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6 terrorist members charged for Philippine ferry bombing
Updated: 2004-10-11 16:13

The Philippine authorities have charged six members of the Abu Sayyaf kidnap-for-ransom group for the super ferry bombing in February that left more than 100 people dead, the government said on Monday.

"We have solved the Super Ferry bombing. Today, criminal charges were filed against the six perpetrators. These are the same people responsible for the Dos Palmas kidnapping," Philippine President Gloria Macapagal-Arroyo said in a statement, referring to the Abu Sayyaf group.

The Abu Sayyaf was behind the kidnapping of American missionary couple Martin and Gracia Burnham, American-Peruvian Guillermo Sobero from the posh Dos Palmas resort in Puerto Princesa City in the western Philippine province of Palawan in late May 2001.

"The two men who planted the bomb are already in custody, while the four others, including the two masterminds remain at large," Arroyo said in a statement.

"Their two triggermen are now in custody, including the one who beheaded American hostage Guillermo Sobero, and their cache of TNT explosives had been seized, which prevents similar bombings from being perpetrated," she added.

Arroyo said she is instructing the police and the military to intensify the manhunt for the two masterminds -- Abu Sayyaf leader Khadafi Janjalani and Abu Soliman, and their two other accomplices.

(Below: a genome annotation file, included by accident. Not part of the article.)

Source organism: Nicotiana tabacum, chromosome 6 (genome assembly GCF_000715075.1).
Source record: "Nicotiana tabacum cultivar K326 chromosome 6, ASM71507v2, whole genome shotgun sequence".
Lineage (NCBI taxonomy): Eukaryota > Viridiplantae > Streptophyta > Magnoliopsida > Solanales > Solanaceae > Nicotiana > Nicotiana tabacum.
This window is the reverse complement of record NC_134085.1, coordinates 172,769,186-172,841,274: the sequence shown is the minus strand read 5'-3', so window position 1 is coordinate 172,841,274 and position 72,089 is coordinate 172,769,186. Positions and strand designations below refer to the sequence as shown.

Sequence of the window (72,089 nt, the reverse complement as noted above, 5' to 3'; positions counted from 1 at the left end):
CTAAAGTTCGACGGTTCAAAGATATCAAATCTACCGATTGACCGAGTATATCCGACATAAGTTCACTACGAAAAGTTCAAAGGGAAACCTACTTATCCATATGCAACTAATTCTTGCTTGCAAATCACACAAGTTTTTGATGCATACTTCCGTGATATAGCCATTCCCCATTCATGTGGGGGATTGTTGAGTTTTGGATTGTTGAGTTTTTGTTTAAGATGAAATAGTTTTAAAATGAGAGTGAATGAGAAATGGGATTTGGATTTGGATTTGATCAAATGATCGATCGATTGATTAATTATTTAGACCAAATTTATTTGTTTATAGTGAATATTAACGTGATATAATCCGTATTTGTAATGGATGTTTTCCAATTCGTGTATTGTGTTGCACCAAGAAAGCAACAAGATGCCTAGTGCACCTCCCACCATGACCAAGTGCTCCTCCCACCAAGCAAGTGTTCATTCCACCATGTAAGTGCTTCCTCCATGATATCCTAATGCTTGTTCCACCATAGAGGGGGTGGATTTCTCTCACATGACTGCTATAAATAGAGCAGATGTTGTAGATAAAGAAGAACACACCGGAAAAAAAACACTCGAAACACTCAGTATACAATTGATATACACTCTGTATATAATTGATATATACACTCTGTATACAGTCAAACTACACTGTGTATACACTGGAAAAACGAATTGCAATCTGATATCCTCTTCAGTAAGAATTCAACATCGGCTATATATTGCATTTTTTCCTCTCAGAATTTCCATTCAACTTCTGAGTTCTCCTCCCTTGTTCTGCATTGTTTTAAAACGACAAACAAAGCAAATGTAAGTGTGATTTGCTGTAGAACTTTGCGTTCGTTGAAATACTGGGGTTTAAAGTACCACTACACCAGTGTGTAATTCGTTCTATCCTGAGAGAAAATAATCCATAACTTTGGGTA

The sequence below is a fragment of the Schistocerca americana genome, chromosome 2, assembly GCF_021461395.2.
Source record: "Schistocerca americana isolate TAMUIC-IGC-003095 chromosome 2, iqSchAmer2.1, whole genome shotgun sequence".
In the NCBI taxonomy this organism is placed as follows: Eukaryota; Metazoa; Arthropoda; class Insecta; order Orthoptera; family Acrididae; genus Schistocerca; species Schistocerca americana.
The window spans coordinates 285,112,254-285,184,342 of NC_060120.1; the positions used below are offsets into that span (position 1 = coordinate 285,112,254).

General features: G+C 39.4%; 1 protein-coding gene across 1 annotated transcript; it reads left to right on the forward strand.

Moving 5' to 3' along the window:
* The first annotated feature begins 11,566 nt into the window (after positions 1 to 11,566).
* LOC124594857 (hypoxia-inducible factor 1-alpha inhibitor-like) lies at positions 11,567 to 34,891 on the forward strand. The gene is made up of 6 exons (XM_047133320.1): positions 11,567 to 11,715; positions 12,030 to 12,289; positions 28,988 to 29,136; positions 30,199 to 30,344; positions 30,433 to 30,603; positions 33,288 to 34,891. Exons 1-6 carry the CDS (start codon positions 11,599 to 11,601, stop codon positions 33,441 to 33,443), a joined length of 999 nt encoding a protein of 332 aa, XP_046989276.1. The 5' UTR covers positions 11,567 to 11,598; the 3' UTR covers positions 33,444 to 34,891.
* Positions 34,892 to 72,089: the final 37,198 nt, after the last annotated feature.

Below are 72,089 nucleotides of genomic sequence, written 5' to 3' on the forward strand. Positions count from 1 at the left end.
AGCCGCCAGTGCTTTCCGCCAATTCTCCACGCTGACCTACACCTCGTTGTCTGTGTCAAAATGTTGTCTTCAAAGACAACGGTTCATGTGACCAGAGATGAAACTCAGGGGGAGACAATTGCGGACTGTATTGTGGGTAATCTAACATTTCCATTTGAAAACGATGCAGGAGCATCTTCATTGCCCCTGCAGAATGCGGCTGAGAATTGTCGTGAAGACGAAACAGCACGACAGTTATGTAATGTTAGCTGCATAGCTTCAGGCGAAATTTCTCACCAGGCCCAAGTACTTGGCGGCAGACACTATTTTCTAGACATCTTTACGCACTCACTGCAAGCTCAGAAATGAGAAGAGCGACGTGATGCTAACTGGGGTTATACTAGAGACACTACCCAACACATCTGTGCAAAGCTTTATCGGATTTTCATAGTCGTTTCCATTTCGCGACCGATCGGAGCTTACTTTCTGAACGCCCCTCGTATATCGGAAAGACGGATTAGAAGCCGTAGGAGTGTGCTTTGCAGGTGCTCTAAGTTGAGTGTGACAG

The arrest of the two suspects illustrates the fact that her administration have been able to stabilize the security situation with the completion of the medium-term plan in record time and setthe stage for the systematic and comprehensive solution to the problem of poverty in the country within the next six years, Arroyo said.

"To strengthen our fight against terrorism, which is a prerequisite to our fight against poverty, I ask Congress to pass the anti-terrorism bill," she added.

On Feb. 27, an explosion ripped the Superferry 14 in Manila Bay that killed more than a hundred of its passengers and crews.

The Abu Sayyaf rebel group claimed it had smuggled explosives onto the superferry, however, the authorities only insisted that the incident was a maritime accident until now.

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